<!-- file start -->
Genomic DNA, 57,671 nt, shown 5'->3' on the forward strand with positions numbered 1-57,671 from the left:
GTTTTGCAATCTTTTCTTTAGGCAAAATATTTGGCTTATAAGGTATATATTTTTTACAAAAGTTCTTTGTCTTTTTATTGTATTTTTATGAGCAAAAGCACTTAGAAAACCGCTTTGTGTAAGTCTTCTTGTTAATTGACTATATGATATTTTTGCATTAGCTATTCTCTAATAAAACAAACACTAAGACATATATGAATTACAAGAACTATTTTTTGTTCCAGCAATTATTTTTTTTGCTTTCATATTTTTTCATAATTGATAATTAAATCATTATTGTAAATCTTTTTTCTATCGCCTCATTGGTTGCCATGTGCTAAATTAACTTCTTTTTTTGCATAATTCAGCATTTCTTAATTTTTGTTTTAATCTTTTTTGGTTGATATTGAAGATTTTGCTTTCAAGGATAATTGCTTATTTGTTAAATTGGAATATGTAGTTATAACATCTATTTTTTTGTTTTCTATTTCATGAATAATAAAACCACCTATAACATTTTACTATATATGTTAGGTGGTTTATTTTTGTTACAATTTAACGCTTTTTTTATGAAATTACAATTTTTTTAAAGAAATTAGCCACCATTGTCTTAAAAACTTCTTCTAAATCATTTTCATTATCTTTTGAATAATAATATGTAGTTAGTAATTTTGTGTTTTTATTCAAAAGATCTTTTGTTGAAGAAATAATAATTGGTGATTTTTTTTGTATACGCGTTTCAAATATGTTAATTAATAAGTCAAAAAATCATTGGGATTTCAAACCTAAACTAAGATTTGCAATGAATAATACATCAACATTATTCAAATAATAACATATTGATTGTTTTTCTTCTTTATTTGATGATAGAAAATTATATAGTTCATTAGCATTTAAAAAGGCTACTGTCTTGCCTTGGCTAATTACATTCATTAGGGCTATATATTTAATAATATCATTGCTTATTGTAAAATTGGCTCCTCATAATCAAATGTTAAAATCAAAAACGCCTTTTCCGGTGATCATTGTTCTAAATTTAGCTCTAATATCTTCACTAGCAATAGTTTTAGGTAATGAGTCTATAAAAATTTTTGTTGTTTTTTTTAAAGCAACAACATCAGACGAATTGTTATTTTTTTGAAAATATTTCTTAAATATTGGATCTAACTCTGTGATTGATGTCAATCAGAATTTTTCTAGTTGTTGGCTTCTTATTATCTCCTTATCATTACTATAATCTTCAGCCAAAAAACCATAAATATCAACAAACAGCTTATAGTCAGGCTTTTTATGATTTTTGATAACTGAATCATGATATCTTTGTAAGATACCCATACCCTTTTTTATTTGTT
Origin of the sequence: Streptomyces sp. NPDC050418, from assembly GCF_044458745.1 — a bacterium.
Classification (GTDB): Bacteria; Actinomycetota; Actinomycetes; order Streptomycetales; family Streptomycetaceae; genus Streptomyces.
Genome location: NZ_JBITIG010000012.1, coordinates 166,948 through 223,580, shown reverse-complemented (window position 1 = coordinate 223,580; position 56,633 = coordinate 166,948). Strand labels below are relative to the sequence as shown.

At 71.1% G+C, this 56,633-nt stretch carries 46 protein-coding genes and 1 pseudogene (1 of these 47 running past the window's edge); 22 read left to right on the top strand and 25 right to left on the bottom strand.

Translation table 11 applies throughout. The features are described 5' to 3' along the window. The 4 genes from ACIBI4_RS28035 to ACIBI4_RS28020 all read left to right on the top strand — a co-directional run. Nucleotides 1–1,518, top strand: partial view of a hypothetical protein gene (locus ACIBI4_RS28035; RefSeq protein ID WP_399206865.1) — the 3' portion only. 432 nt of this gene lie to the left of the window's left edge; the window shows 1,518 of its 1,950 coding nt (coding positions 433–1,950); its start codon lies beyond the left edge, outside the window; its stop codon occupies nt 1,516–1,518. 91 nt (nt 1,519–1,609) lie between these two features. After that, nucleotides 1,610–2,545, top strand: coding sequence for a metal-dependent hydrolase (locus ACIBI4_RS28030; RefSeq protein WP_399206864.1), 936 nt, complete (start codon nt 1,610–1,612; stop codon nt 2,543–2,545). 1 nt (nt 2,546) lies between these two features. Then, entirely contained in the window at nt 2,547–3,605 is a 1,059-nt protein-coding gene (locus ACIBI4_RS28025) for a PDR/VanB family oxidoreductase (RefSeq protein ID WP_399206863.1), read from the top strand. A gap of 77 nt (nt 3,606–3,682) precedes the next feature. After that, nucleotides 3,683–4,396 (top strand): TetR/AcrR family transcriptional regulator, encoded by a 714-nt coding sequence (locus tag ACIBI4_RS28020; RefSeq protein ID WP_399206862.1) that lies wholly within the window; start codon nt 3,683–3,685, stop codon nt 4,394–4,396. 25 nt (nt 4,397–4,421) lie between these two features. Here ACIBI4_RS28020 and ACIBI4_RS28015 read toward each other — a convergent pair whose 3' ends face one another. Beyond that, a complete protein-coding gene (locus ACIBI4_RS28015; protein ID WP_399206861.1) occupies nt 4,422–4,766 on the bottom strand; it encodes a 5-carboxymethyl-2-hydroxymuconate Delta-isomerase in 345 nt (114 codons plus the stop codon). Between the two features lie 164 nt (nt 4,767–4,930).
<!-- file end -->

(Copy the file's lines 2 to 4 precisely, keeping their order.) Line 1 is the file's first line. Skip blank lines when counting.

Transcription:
GTTTTGCAATCTTTTCTTTAGGCAAAATATTTGGCTTATAAGGTATATATTTTTTACAAAAGTTCTTTGTCTTTTTATTGTATTTTTATGAGCAAAAGCACTTAGAAAACCGCTTTGTGTAAGTCTTCTTGTTAATTGACTATATGATATTTTTGCATTAGCTATTCTCTAATAAAACAAACACTAAGACATATATGAATTACAAGAACTATTTTTTGTTCCAGCAATTATTTTTTTTGCTTTCATATTTTTTCATAATTGATAATTAAATCATTATTGTAAATCTTTTTTCTATCGCCTCATTGGTTGCCATGTGCTAAATTAACTTCTTTTTTTGCATAATTCAGCATTTCTTAATTTTTGTTTTAATCTTTTTTGGTTGATATTGAAGATTTTGCTTTCAAGGATAATTGCTTATTTGTTAAATTGGAATATGTAGTTATAACATCTATTTTTTTGTTTTCTATTTCATGAATAATAAAACCACCTATAACATTTTACTATATATGTTAGGTGGTTTATTTTTGTTACAATTTAACGCTTTTTTTATGAAATTACAATTTTTTTAAAGAAATTAGCCACCATTGTCTTAAAAACTTCTTCTAAATCATTTTCATTATCTTTTGAATAATAATATGTAGTTAGTAATTTTGTGTTTTTATTCAAAAGATCTTTTGTTGAAGAAATAATAATTGGTGATTTTTTTTGTATACGCGTTTCAAATATGTTAATTAATAAGTCAAAAAATCATTGGGATTTCAAACCTAAACTAAGATTTGCAATGAATAATACATCAACATTATTCAAATAATAACATATTGATTGTTTTTCTTCTTTATTTGATGATAGAAAATTATATAGTTCATTAGCATTTAAAAAGGCTACTGTCTTGCCTTGGCTAATTACATTCATTAGGGCTATATATTTAATAATATCATTGCTTATTGTAAAATTGGCTCCTCATAATCAAATGTTAAAATCAAAAACGCCTTTTCCGGTGATCATTGTTCTAAATTTAGCTCTAATATCTTCACTAGCAATAGTTTTAGGTAATGAGTCTATAAAAATTTTTGTTGTTTTTTTTAAAGCAACAACATCAGACGAATTGTTATTTTTTTGAAAATATTTCTTAAATATTGGATCTAACTCTGTGATTGATGTCAATCAGAATTTTTCTAGTTGTTGGCTTCTTATTATCTCCTTATCATTACTATAATCTTCAGCCAAAAAACCATAAATATCAACAAACAGCTTATAGTCAGGCTTTTTATGATTTTTGATAACTGAATCATGATATCTTTGTAAGATACCCATACCCTTTTTTATTTGTT
Origin of the sequence: Streptomyces sp. NPDC050418, from assembly GCF_044458745.1 — a bacterium.
Classification (GTDB): Bacteria; Actinomycetota; Actinomycetes; order Streptomycetales; family Streptomycetaceae; genus Streptomyces.